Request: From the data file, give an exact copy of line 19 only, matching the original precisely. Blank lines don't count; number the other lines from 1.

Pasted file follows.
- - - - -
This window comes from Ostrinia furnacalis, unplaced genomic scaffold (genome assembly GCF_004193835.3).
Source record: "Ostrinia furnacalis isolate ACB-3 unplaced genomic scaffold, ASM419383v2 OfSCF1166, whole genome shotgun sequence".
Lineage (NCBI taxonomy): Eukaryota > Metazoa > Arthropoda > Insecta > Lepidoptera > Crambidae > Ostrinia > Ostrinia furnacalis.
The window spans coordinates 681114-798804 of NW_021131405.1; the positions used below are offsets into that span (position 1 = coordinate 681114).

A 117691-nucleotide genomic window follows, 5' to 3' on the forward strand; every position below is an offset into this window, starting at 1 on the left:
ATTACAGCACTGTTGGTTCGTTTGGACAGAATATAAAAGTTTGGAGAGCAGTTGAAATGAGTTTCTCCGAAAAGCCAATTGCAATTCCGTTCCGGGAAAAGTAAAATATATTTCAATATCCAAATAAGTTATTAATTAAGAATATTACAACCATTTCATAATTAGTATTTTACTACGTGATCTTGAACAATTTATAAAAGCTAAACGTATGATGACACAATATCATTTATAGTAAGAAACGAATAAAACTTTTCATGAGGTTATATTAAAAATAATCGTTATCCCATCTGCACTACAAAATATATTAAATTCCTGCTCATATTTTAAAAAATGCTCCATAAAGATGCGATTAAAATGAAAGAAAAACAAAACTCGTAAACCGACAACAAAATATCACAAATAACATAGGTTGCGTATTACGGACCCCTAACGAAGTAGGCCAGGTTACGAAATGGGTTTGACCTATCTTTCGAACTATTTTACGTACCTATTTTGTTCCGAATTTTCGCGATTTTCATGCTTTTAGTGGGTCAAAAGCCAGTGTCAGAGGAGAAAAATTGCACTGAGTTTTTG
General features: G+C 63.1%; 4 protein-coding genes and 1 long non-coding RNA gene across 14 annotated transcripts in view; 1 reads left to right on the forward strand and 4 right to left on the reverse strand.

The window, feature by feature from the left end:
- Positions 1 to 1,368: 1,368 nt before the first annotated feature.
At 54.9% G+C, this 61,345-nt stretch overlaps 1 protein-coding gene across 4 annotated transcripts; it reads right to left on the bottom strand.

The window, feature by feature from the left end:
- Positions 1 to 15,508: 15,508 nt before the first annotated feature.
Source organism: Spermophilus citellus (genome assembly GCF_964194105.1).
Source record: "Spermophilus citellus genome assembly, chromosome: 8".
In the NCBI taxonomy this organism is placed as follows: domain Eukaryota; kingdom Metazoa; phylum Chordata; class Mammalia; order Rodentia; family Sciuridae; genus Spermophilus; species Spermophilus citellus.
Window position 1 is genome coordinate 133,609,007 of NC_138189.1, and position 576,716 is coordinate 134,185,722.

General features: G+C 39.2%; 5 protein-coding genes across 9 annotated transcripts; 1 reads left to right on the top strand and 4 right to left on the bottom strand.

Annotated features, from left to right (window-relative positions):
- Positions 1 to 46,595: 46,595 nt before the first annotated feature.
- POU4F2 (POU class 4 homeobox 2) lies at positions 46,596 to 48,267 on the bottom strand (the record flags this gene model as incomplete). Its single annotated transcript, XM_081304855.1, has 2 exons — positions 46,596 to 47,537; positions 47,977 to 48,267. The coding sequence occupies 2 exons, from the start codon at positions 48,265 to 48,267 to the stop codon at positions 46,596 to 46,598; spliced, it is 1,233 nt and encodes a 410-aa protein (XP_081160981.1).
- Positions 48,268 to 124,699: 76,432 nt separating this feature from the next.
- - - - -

- Positions 1 to 46,595: 46,595 nt before the first annotated feature.